Saturday, January 26, 2013


We bless what we touch. Think of that when you hug a child, complete a project, or place one palm against the other in prayer and thanksgiving. We bless our hopes, intentions, responsibilities, and souls. I’m really cognizant of this lately, especially as I get to this existential freefall of middle age. I'm worrying less about this vanity as I realize that time simultaneously does and does not matter--we need cherish it and let it go at the same time.

Even though daily living can be a trudge and even horror for some, and a joy for others, every soul finds a need for touch, be it physical, mental, or emotional. That should be enough incentive to reach for each other, or to take great pride and care with our daily work, with what gives us purpose and lifts others up. That touch can make or break, create anew or even destroy. It’s our intentions that make the difference.

Where our hearts find purpose is where the Creator deconstructs us and creates anew. If you can imagine it, that’s where God meets us, in that infinite touch. It is my hope that in some way, regardless of whether you believe as I do about anything--but most certainly about matters of faith--that I have touched you, that I have been some kind of instrument for good in your life. And that you are the same for others.

Sunday, January 6, 2013

To the barricades!

The prayer I have often cited as my best one goes like this: God, help me to see things as they really are (and not the way I want to see them). I’ve often turned to it when I know I’m getting in my own way, tripping and fumbling over life’s challenges. What's left out of the prayer, however, is something I didn't realize could or would be a problem until recently: what do I do with those realities once I "see" them? What if I don't know what to do? The patterns of life and human frailty have me considering sometimes unaccountable realities: specific neuroses, family tragedies, habitual behaviors. Human beings are such flawed creatures who paradoxically can be strongest when weakest, but it’s one thing to deal with your own shortcomings--quite another to deal with someone else’s.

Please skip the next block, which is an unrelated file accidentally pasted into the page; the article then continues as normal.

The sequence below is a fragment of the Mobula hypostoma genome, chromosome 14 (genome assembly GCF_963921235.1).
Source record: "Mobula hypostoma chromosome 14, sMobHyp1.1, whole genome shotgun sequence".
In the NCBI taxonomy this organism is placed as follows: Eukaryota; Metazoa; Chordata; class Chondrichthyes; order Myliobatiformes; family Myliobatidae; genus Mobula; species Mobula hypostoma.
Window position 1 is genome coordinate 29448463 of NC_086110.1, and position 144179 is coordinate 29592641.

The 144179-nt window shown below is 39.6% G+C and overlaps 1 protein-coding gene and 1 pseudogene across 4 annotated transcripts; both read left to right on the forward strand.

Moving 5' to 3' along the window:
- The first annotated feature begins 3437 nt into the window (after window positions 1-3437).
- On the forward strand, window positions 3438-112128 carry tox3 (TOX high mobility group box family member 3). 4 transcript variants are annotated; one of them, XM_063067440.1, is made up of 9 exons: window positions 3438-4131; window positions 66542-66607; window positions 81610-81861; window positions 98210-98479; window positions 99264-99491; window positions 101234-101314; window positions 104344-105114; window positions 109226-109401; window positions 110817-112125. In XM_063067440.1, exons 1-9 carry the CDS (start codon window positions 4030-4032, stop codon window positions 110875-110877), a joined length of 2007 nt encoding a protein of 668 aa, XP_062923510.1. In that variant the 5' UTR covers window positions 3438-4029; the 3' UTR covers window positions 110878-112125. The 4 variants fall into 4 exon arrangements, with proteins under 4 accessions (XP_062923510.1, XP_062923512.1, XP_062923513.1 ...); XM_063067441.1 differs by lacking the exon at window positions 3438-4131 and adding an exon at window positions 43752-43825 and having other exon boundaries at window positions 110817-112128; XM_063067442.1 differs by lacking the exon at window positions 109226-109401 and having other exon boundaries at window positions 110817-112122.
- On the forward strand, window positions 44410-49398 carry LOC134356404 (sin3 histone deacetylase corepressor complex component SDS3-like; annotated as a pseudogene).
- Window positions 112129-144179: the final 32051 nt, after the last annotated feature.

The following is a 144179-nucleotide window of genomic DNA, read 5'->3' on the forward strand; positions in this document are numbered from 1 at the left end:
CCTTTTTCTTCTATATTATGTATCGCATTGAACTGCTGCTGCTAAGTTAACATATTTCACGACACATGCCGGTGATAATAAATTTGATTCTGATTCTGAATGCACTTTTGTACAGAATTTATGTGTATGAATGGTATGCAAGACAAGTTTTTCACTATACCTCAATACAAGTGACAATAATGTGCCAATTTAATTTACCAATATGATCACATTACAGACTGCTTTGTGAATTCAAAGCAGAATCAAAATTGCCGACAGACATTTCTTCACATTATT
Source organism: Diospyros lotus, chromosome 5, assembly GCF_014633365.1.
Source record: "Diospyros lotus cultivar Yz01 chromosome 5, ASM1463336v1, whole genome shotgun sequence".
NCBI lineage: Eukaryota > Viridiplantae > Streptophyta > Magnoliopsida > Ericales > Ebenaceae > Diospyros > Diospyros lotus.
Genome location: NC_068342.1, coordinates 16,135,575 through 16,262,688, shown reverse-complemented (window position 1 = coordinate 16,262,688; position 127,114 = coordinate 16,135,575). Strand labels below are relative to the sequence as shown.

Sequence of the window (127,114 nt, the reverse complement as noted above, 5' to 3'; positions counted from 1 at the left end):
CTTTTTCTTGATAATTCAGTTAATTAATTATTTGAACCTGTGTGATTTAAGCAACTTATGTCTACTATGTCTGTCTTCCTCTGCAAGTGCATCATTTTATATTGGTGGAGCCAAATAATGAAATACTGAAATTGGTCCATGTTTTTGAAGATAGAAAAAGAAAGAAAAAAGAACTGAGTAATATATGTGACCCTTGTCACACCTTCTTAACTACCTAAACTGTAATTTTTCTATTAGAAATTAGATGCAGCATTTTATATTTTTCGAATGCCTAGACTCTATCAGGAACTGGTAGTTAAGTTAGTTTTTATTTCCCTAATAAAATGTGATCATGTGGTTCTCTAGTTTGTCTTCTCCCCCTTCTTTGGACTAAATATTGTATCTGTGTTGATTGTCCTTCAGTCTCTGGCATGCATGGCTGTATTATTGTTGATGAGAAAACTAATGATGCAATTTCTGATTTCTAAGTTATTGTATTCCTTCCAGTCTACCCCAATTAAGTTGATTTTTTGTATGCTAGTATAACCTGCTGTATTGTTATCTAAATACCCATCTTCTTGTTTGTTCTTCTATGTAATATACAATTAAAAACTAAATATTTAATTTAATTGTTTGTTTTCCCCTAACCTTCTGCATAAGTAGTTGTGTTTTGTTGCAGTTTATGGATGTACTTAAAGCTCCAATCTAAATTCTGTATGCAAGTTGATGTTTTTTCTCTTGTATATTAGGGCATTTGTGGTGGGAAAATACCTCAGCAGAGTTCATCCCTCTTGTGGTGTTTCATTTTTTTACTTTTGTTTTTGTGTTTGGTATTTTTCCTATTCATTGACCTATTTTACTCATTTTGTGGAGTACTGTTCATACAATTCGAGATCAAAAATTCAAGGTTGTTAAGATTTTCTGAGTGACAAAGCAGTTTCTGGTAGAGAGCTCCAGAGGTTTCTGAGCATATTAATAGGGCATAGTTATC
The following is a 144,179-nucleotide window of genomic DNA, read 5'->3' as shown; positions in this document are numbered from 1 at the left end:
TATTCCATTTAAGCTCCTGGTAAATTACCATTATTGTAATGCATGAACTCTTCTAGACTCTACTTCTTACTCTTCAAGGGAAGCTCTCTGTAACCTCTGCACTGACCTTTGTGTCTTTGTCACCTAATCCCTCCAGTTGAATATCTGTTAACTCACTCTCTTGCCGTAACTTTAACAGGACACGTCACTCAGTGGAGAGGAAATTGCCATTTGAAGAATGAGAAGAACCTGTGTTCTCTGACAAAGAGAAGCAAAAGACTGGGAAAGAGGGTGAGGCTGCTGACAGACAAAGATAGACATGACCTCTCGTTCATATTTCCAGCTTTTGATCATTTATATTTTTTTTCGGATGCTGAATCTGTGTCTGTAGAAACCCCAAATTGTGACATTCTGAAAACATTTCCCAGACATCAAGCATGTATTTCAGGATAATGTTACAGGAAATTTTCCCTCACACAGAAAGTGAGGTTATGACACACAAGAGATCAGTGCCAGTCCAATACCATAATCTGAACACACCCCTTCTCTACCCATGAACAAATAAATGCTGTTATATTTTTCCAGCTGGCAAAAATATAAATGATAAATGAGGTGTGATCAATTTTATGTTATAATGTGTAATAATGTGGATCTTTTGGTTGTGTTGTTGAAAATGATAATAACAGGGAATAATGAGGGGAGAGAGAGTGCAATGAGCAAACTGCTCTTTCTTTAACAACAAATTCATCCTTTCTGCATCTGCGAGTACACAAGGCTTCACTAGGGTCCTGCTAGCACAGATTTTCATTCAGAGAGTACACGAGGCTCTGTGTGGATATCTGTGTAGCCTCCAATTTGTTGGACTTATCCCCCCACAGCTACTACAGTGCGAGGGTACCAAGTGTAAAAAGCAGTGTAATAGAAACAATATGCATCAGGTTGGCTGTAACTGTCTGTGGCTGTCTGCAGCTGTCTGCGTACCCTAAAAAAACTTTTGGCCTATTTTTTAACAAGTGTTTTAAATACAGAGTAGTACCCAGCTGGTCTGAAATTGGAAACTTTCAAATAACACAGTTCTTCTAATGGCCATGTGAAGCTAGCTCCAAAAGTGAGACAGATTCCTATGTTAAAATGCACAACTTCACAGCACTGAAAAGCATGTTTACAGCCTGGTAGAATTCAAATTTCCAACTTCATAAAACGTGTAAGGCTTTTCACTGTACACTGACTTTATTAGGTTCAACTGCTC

If I cannot "do" anything more than be patient about these, work through them, knowing these are long haul problems and not quick fixes, then what can I do when I am weary or wary of the snarls in my life, ever watchful and suspicious that their ugliness will rear its head in fear and anger and trepidation?

Seems a hopeless cause sometimes, especially when I am caught in the middle of someone else's dark hole, or stymied by my own. When it seems hopeless is when I pray, because I know I cannot do it by myself. There isn’t always an answer or remedy, and sometimes what I have to see with the eye of my soul is acceptance, or humility. The acceptance might be status quo, and I may not like that, but I find myself called upon to be humble in the face of a long-term solution. The hope for a solution, even. It’s hard in a world of immediacy (I want my facebook, iPad, instant download, yadda yadda) to understand or even accept this kind of slow boil.!

I know that in my lifetime I’ve experienced the joy of prolonged answers over and over--I know their sweetness, and I can’t quit the idea that somehow, there’s a better plan than what I wrought. This kind of thinking gives me the fortitude I need to get through the rough patches, and that’s a good start. In the end, it’s up to me to take up that newfound strength and use it properly, wield it like a sword, and stand up instead of cower at my own conjured and real fear.